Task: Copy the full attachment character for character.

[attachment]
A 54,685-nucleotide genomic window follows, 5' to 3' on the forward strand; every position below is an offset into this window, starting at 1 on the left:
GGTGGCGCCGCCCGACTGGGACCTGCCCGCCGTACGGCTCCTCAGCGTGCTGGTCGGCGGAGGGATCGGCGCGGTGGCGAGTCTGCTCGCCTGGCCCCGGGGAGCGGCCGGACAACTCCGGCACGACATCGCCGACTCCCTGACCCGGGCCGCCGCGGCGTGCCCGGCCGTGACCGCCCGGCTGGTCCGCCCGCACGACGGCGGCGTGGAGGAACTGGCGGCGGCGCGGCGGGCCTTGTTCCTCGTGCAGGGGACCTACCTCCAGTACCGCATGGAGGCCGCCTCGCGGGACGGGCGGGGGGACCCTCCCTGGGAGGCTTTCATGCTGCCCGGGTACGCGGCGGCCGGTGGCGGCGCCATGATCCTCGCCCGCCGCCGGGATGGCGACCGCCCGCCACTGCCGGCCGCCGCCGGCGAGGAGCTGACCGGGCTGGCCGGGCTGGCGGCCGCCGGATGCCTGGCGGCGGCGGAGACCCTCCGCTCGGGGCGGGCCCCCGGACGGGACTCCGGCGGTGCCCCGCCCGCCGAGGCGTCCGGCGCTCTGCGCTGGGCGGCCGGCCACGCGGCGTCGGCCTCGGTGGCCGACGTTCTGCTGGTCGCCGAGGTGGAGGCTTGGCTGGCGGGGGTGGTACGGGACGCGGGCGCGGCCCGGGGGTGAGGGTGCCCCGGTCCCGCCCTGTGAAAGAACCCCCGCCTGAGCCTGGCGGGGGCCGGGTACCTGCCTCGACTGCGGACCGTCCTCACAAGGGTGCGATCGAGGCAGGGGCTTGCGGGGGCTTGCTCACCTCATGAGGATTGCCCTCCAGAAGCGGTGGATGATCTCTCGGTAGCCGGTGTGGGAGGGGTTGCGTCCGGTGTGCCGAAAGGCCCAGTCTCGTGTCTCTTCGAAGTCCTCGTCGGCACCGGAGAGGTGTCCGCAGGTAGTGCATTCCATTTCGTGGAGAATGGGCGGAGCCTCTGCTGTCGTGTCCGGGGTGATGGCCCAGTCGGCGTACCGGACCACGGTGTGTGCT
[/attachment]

A 54,685-nucleotide genomic window follows, 5' to 3' on the forward strand; every position below is an offset into this window, starting at 1 on the left:
GGTGGCGCCGCCCGACTGGGACCTGCCCGCCGTACGGCTCCTCAGCGTGCTGGTCGGCGGAGGGATCGGCGCGGTGGCGAGTCTGCTCGCCTGGCCCCGGGGAGCGGCCGGACAACTCCGGCACGACATCGCCGACTCCCTGACCCGGGCCGCCGCGGCGTGCCCGGCCGTGACCGCCCGGCTGGTCCGCCCGCACGACGGCGGCGTGGAGGAACTGGCGGCGGCGCGGCGGGCCTTGTTCCTCGTGCAGGGGACCTACCTCCAGTACCGCATGGAGGCCGCCTCGCGGGACGGGCGGGGGGACCCTCCCTGGGAGGCTTTCATGCTGCCCGGGTACGCGGCGGCCGGTGGCGGCGCCATGATCCTCGCCCGCCGCCGGGATGGCGACCGCCCGCCACTGCCGGCCGCCGCCGGCGAGGAGCTGACCGGGCTGGCCGGGCTGGCGGCCGCCGGATGCCTGGCGGCGGCGGAGACCCTCCGCTCGGGGCGGGCCCCCGGACGGGACTCCGGCGGTGCCCCGCCCGCCGAGGCGTCCGGCGCTCTGCGCTGGGCGGCCGGCCACGCGGCGTCGGCCTCGGTGGCCGACGTTCTGCTGGTCGCCGAGGTGGAGGCTTGGCTGGCGGGGGTGGTACGGGACGCGGGCGCGGCCCGGGGGTGAGGGTGCCCCGGTCCCGCCCTGTGAAAGAACCCCCGCCTGAGCCTGGCGGGGGCCGGGTACCTGCCTCGACTGCGGACCGTCCTCACAAGGGTGCGATCGAGGCAGGGGCTTGCGGGGGCTTGCTCACCTCATGAGGATTGCCCTCCAGAAGCGGTGGATGATCTCTCGGTAGCCGGTGTGGGAGGGGTTGCGTCCGGTGTGCCGAAAGGCCCAGTCTCGTGTCTCTTCGAAGTCCTCGTCGGCACCGGAGAGGTGTCCGCAGGTAGTGCATTCCATTTCGTGGAGAATGGGCGGAGCCTCTGCTGTCGTGTCCGGGGTGATGGCCCAGTCGGCGTACCGGACCACGGTGTGTGCT